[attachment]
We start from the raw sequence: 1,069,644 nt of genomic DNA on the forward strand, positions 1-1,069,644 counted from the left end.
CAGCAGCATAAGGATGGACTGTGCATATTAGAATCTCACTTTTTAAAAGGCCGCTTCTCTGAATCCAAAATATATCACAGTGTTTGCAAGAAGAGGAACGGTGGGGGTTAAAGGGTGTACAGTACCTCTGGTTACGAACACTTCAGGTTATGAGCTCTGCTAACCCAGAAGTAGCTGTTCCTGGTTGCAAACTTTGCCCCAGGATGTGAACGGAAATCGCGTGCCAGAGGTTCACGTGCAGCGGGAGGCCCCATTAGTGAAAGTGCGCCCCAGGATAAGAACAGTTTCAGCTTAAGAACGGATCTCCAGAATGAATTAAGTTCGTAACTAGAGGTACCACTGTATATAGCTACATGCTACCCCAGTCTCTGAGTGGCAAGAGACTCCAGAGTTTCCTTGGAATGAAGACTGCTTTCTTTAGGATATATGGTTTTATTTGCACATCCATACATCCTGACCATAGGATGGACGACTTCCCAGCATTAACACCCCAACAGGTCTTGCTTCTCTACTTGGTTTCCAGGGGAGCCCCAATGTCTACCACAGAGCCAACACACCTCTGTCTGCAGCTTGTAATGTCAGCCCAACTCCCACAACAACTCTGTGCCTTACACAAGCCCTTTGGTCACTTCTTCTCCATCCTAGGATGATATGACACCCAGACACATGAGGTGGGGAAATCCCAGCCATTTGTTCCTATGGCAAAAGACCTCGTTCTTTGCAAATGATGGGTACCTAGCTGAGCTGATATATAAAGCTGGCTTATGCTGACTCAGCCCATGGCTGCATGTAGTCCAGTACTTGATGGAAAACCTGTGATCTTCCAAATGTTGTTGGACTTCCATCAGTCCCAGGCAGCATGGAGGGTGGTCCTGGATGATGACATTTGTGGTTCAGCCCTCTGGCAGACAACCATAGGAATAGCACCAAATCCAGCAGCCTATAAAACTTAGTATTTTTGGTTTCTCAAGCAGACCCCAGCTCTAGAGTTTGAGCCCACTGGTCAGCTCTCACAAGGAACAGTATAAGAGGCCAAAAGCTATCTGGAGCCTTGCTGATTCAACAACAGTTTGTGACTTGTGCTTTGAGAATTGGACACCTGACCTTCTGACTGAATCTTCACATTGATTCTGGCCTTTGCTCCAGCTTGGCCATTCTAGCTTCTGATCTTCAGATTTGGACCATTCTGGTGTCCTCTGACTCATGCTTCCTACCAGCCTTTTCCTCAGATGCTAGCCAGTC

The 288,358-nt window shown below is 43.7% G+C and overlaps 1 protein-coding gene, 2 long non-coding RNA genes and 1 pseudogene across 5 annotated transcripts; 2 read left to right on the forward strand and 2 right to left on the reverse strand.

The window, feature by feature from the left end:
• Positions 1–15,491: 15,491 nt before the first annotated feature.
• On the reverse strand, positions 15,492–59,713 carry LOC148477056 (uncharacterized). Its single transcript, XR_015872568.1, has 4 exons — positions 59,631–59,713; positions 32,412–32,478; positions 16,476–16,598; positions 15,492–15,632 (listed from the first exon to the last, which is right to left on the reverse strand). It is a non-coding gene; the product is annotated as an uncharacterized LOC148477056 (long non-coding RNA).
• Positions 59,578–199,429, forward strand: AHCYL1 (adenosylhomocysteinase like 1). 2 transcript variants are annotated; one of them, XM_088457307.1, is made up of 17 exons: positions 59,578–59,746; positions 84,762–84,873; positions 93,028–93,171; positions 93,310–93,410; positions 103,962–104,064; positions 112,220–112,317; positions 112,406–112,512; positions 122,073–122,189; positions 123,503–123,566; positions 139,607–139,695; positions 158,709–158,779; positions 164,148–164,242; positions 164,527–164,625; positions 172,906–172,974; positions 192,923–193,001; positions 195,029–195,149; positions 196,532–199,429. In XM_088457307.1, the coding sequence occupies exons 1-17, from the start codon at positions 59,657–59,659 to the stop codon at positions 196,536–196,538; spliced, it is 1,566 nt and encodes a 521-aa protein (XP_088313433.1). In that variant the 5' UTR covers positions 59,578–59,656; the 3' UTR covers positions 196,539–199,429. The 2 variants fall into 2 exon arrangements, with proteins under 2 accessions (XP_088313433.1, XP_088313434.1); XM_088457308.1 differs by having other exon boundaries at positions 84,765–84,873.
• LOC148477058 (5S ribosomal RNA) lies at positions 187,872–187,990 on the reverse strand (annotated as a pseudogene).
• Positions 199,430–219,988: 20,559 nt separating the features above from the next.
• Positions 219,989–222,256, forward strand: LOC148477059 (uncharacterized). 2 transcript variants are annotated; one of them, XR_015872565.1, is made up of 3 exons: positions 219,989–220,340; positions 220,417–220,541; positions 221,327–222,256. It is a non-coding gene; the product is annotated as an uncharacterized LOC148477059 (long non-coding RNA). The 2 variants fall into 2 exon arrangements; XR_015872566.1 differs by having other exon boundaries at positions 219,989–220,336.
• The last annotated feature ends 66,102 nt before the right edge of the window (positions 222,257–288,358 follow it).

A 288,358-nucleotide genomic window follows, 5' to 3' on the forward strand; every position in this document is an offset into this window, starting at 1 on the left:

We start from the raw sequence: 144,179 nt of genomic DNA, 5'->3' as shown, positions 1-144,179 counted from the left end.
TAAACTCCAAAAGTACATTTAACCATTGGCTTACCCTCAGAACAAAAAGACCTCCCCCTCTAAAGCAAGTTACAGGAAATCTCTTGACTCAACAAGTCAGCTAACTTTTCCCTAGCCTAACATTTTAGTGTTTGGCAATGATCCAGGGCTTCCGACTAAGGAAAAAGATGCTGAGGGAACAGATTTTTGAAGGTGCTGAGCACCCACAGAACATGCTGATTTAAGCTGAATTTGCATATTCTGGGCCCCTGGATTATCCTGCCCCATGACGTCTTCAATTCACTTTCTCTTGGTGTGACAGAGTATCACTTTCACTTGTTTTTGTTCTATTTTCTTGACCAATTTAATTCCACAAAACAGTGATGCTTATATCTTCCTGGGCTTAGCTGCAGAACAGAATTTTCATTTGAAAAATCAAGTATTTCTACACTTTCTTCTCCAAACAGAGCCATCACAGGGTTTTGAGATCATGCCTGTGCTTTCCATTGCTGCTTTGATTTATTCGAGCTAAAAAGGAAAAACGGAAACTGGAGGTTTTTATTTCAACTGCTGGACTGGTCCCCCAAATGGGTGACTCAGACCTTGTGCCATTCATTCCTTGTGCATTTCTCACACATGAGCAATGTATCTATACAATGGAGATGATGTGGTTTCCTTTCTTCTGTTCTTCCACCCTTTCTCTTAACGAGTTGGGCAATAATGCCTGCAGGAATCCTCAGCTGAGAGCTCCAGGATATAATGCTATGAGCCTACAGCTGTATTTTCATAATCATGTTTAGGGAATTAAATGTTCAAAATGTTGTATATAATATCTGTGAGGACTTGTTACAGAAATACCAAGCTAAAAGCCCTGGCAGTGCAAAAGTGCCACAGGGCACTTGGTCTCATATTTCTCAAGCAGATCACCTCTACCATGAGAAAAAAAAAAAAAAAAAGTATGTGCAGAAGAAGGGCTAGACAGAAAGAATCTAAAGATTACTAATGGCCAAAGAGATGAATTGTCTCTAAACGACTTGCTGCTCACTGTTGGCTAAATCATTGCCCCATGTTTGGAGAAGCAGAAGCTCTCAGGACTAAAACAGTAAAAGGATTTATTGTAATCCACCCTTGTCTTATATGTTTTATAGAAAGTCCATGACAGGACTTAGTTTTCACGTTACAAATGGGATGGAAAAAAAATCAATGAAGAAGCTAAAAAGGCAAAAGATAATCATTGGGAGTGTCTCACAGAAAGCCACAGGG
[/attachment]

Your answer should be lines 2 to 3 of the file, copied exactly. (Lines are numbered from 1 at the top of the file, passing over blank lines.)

CAGCAGCATAAGGATGGACTGTGCATATTAGAATCTCACTTTTTAAAAGGCCGCTTCTCTGAATCCAAAATATATCACAGTGTTTGCAAGAAGAGGAACGGTGGGGGTTAAAGGGTGTACAGTACCTCTGGTTACGAACACTTCAGGTTATGAGCTCTGCTAACCCAGAAGTAGCTGTTCCTGGTTGCAAACTTTGCCCCAGGATGTGAACGGAAATCGCGTGCCAGAGGTTCACGTGCAGCGGGAGGCCCCATTAGTGAAAGTGCGCCCCAGGATAAGAACAGTTTCAGCTTAAGAACGGATCTCCAGAATGAATTAAGTTCGTAACTAGAGGTACCACTGTATATAGCTACATGCTACCCCAGTCTCTGAGTGGCAAGAGACTCCAGAGTTTCCTTGGAATGAAGACTGCTTTCTTTAGGATATATGGTTTTATTTGCACATCCATACATCCTGACCATAGGATGGACGACTTCCCAGCATTAACACCCCAACAGGTCTTGCTTCTCTACTTGGTTTCCAGGGGAGCCCCAATGTCTACCACAGAGCCAACACACCTCTGTCTGCAGCTTGTAATGTCAGCCCAACTCCCACAACAACTCTGTGCCTTACACAAGCCCTTTGGTCACTTCTTCTCCATCCTAGGATGATATGACACCCAGACACATGAGGTGGGGAAATCCCAGCCATTTGTTCCTATGGCAAAAGACCTCGTTCTTTGCAAATGATGGGTACCTAGCTGAGCTGATATATAAAGCTGGCTTATGCTGACTCAGCCCATGGCTGCATGTAGTCCAGTACTTGATGGAAAACCTGTGATCTTCCAAATGTTGTTGGACTTCCATCAGTCCCAGGCAGCATGGAGGGTGGTCCTGGATGATGACATTTGTGGTTCAGCCCTCTGGCAGACAACCATAGGAATAGCACCAAATCCAGCAGCCTATAAAACTTAGTATTTTTGGTTTCTCAAGCAGACCCCAGCTCTAGAGTTTGAGCCCACTGGTCAGCTCTCACAAGGAACAGTATAAGAGGCCAAAAGCTATCTGGAGCCTTGCTGATTCAACAACAGTTTGTGACTTGTGCTTTGAGAATTGGACACCTGACCTTCTGACTGAATCTTCACATTGATTCTGGCCTTTGCTCCAGCTTGGCCATTCTAGCTTCTGATCTTCAGATTTGGACCATTCTGGTGTCCTCTGACTCATGCTTCCTACCAGCCTTTTCCTCAGATGCTAGCCAGTC

The 288,358-nt window shown below is 43.7% G+C and overlaps 1 protein-coding gene, 2 long non-coding RNA genes and 1 pseudogene across 5 annotated transcripts; 2 read left to right on the forward strand and 2 right to left on the reverse strand.